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Re: red maple / now OAK

Cherry, we live in central california where live oaks are common along with
some white oaks and some other varities that are not as common.  i have
been told that acorns can cause abortion in cows and goats.

the site address is:
and i've included below what it says about red oak.

you might also want to check out this one from cornell as they mention
white and black oak also.  it seems that the red oak is the most toxic but
others are also considered to be so too.


47. RED OAK 

Quercus rubra 

(beech family) 

TOXICITY RATING: Moderate high. 

ANIMALS AFFECTED: All animals may potentially be affected, but the primary
risk is to cattle. 

DANGEROUS PARTS OF PLANT: Buds (fall), young shoots (early spring),
sprouts, acorns. 

CLASS OF SIGNS: Poor doer, poor appetite, weight loss, diarrhea or
constipation, increased drinking, increased urination, edema, death is

PLANT DESCRIPTION: Oaks are trees with leaves that turn brown but hang on
through the winter. In the southwestern U.S., Gambel's oak, shinnery oak,
and post oak frequently cause poisonings. In our part of the country, red
oak has produced problems. Red oak is a large tree of well-drained
woodlands, parks, and home plantings that bears broad-bladed leaves with
deep lobes ending in bristle-tips (fig. 47). The 

fruit is the familiar nut borne in a scaly cup and called an acorn (fig.

SIGNS: This discussion refers primarily to cattle, the species most often
affected by oak toxicosis. It also seems that cattle less than 2 years of
age succumb to oak toxicosis more than do older animals, however older
animals are still at risk. Other species at risk include sheep and possibly
deer. Goats and swine are more resistant to poisoning, and horses are
rarely affected (likely due to a unwillingness to consume oak). Pets rarely
consume sufficient quantities to do harm. Many species of oak have been
implicated in the poisoning of livestock, with red and black oak exhibiting
greater toxicity than white oak. 

While short-term acute poisoning by oak has been reported, the most
commonly encountered oak poisoning is of a chronic nature. Oak is most
dangerous early in the spring when the leaves and buds are the highest in
toxicity and when there is little else to eat. The fall is another at risk
period, when acorns and leaves fall and better forage dies back. Therefore,
management plays a key role in preventing oak toxicosis.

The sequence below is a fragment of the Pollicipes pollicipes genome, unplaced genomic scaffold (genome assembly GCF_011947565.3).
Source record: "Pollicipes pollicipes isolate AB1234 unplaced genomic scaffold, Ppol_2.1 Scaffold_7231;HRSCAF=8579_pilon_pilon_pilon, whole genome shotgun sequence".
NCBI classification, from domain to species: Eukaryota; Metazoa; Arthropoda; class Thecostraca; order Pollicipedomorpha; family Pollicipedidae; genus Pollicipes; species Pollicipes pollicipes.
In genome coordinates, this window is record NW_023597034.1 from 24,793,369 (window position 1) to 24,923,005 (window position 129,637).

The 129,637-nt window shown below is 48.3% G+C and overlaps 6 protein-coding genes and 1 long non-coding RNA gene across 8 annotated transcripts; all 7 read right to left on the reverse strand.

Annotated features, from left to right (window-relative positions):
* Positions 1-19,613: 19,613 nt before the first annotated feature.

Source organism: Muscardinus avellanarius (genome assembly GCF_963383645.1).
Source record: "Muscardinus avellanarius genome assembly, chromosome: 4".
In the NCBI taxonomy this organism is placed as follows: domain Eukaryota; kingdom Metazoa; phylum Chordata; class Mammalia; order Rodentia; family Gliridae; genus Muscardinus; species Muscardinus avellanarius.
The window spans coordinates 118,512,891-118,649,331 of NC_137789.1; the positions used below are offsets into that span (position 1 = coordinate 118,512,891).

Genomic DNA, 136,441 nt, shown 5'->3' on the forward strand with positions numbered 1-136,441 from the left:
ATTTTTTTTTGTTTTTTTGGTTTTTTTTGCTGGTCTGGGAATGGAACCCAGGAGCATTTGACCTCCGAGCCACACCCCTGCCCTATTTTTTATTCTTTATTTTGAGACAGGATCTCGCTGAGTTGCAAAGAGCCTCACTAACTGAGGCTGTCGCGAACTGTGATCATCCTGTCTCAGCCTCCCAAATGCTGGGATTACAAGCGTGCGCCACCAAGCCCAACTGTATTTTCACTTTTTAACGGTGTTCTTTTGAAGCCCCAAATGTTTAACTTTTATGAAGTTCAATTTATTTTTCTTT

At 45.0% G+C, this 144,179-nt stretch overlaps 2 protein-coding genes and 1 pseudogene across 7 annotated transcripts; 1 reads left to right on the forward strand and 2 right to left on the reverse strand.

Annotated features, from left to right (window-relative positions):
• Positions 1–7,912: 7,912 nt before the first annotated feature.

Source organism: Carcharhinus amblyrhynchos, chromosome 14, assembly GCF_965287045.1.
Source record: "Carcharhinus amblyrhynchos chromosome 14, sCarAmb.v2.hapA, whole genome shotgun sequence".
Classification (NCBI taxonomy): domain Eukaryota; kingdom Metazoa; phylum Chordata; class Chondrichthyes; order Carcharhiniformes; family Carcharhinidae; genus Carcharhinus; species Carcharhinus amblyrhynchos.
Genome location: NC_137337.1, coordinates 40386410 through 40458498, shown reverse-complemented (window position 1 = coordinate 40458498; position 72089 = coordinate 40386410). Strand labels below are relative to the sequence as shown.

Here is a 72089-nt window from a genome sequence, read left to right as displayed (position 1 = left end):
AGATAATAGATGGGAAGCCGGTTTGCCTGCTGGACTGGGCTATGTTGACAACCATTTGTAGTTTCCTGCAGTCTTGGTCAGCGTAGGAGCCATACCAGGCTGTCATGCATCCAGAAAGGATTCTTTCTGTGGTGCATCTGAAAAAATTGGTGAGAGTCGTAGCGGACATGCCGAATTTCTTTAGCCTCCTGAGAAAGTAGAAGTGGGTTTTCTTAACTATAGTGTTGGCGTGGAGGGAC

The toxins in oak are called gallotoxins and are converted in the body to
tannic acid, gallic acid and pyrogallol, all of which are very toxic to the
kidney. It is the resulting kidney failure that causes the clinical signs.
Typically, a significant amount of oak needs to be consumed over a period
of time before clinical signs appear. Signs can develop over 2 to 14 days,
or signs may be present with the animals becoming progressively worse over
many weeks. The number of animals affected in the herd can vary greatly,
but of those showing clinical signs, up to 80% may die. Signs of oak
poisoning can include depression, lack of appetite, a gaunt and emaciated
appearance, poor or rough hair coat, dependent edema (fluid buildup under
the skin under the neck, abdomen or on the legs), digestive disturbances
(both diarrhea and constipation have been reported, with mucus covered or
tarry stools), increased drinking, passage of copious amounts of urine
which may contain blood, and death. 

FIRST AID: The most important step is to get the animals back on to
plentiful and nutritious feed, and to limit stress, shipping and handling
during the recovery period. Also, make sure that plenty of fresh water is
always available, since affected cattle cannot maintain their own water
balance very well while recovering. Since this is a long-term chronic
toxicity, there is little in the way of an antidote to relieve signs.
Severely or more chronically affected animals may not recover, but the less
affected animals may, and may return to previous rates of gain and milk
production. A veterinarian will be able to assist in management, and will
be able to assist in emergency measures if large amounts of oak were
recently consumed. Beyond this, treatment is supportive and symptomatic. 

SAFETY IN PREPARED FEEDS: The toxin in oak remains when dry, so no feeds
are safe that contain oak. 

PREVENTION: Oak toxicosis is easily preventable with proper livestock and
pasture management. Animals tend to eat oak only out of necessity,
therefore by providing adequate and nutritious feed in the spring when the
oak leaves bud out and again in the fall when leaves and acorns drop, the
incidence of toxicosis should be minimized or eliminated. 

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